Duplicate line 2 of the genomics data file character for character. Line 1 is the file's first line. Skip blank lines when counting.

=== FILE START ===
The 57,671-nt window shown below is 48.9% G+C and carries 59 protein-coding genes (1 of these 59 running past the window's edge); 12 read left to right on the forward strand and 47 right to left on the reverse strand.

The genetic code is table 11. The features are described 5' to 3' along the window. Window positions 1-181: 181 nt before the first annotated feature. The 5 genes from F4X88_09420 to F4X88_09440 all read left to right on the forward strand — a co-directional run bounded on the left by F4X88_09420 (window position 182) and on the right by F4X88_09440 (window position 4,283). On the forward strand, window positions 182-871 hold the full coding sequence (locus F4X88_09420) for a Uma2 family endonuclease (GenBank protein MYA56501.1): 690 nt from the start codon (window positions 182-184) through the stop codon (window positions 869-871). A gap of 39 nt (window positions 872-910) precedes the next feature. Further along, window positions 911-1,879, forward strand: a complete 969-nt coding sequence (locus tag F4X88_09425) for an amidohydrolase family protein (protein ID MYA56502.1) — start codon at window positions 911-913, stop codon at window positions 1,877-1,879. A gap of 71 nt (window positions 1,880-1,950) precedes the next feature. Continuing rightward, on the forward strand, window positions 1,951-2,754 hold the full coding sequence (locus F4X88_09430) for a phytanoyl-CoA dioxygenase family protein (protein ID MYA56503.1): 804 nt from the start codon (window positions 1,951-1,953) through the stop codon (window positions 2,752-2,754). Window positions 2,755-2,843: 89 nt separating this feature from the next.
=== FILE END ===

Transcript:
The genetic code is table 11. The features are described 5' to 3' along the window. Window positions 1-181: 181 nt before the first annotated feature. The 5 genes from F4X88_09420 to F4X88_09440 all read left to right on the forward strand — a co-directional run bounded on the left by F4X88_09420 (window position 182) and on the right by F4X88_09440 (window position 4,283). On the forward strand, window positions 182-871 hold the full coding sequence (locus F4X88_09420) for a Uma2 family endonuclease (GenBank protein MYA56501.1): 690 nt from the start codon (window positions 182-184) through the stop codon (window positions 869-871). A gap of 39 nt (window positions 872-910) precedes the next feature. Further along, window positions 911-1,879, forward strand: a complete 969-nt coding sequence (locus tag F4X88_09425) for an amidohydrolase family protein (protein ID MYA56502.1) — start codon at window positions 911-913, stop codon at window positions 1,877-1,879. A gap of 71 nt (window positions 1,880-1,950) precedes the next feature. Continuing rightward, on the forward strand, window positions 1,951-2,754 hold the full coding sequence (locus F4X88_09430) for a phytanoyl-CoA dioxygenase family protein (protein ID MYA56503.1): 804 nt from the start codon (window positions 1,951-1,953) through the stop codon (window positions 2,752-2,754). Window positions 2,755-2,843: 89 nt separating this feature from the next.